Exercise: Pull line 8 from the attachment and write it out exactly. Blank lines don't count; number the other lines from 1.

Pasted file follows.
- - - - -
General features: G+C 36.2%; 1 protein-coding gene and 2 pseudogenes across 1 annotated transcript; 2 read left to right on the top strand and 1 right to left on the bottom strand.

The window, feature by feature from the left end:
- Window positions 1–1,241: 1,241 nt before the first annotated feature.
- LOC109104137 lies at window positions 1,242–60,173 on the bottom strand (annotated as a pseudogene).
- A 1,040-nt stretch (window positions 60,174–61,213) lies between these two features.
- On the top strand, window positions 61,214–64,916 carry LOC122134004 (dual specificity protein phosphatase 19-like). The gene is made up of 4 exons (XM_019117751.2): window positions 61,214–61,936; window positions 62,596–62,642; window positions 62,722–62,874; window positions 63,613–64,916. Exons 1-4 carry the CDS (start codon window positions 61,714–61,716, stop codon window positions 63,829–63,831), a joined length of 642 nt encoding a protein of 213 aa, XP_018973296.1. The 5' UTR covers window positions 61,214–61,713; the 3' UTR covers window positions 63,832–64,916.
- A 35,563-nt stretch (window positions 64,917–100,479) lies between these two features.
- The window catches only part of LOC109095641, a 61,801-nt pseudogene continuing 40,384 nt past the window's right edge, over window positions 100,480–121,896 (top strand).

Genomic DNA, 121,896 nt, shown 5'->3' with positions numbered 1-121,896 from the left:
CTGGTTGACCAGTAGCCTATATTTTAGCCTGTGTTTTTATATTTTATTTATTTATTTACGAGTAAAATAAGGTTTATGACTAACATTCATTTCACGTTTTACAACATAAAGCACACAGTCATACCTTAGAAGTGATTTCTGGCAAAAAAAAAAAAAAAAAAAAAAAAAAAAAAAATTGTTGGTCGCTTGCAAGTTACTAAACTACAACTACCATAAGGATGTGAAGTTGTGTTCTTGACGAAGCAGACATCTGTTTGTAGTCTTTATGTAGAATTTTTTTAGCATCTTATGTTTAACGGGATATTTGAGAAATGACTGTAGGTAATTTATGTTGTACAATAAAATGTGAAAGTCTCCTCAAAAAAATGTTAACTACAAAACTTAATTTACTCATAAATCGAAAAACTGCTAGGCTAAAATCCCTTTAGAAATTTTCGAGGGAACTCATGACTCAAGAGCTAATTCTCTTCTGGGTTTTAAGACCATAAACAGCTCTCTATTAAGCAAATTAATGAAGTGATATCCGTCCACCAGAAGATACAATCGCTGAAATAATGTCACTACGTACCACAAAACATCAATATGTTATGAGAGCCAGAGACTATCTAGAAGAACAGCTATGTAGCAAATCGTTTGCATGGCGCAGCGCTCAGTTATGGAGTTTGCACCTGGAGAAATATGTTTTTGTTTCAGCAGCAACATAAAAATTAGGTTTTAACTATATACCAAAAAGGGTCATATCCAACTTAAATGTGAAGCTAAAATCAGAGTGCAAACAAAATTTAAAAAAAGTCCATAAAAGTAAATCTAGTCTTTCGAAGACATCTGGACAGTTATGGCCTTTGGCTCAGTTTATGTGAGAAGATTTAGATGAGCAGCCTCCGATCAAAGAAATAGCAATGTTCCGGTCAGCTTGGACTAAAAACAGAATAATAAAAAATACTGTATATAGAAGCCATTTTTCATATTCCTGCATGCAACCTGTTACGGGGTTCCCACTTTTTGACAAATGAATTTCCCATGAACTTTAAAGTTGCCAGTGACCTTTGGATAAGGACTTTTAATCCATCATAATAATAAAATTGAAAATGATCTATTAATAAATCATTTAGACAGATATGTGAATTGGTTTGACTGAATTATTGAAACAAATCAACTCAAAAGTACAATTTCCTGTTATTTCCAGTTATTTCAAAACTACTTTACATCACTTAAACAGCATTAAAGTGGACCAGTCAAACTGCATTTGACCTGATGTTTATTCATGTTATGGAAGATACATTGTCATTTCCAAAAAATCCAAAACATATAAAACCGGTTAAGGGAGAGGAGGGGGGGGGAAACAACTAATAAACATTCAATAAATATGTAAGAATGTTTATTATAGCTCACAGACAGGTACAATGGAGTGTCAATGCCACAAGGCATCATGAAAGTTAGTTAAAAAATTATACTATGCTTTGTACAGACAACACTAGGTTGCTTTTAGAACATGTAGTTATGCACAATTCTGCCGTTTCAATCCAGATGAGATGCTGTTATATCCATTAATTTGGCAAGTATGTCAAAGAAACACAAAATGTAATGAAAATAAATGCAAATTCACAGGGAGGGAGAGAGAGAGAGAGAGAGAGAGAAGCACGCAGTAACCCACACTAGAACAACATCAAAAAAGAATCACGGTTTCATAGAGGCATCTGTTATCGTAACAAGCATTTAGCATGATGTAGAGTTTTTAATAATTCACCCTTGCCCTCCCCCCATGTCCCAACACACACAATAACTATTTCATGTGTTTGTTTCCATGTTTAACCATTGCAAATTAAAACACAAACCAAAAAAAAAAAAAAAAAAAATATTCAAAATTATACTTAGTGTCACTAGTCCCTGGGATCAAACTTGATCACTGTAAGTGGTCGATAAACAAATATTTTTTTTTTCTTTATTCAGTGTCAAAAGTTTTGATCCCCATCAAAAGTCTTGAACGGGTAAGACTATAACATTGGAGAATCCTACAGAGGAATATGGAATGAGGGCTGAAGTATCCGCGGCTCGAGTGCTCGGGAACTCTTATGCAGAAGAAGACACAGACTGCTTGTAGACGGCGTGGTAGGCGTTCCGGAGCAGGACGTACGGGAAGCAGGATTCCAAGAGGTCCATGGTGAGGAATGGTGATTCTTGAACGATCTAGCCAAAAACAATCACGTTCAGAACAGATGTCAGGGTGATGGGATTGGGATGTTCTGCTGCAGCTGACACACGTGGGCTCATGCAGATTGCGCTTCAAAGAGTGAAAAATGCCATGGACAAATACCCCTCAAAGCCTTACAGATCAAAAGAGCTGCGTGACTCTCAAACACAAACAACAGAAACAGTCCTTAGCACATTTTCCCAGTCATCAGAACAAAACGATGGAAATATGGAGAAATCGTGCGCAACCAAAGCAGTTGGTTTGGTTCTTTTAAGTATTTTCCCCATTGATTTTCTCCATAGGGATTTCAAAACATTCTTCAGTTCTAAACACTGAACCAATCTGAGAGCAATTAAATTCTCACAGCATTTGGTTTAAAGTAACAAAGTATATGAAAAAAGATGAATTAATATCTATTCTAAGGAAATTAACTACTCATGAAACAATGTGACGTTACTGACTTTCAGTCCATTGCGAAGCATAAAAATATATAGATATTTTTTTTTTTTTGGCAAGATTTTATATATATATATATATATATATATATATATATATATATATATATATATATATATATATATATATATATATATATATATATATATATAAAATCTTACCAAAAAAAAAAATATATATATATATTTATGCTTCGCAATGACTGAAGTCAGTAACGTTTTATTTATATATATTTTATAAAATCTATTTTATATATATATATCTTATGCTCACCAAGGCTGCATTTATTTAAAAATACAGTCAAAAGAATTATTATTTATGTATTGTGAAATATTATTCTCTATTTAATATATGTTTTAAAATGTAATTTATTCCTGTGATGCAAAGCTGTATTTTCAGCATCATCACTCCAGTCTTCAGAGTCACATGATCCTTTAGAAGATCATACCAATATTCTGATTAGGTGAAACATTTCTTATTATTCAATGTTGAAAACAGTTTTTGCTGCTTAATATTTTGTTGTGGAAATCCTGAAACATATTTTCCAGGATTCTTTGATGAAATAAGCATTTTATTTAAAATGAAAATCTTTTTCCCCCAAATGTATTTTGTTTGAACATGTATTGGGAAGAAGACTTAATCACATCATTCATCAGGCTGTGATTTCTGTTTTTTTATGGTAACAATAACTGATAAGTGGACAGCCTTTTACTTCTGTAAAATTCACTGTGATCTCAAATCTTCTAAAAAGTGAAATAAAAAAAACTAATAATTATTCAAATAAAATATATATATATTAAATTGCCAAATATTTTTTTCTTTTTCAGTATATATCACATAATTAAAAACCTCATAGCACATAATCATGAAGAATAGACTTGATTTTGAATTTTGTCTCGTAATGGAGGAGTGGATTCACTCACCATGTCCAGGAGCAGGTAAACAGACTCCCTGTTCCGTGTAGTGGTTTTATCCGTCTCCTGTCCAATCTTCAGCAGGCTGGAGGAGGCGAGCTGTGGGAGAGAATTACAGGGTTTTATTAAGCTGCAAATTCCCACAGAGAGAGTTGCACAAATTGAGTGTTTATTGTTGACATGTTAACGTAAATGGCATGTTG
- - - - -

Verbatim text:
- The window catches only part of LOC109095641, a 61,801-nt pseudogene continuing 40,384 nt past the window's right edge, over window positions 100,480–121,896 (top strand).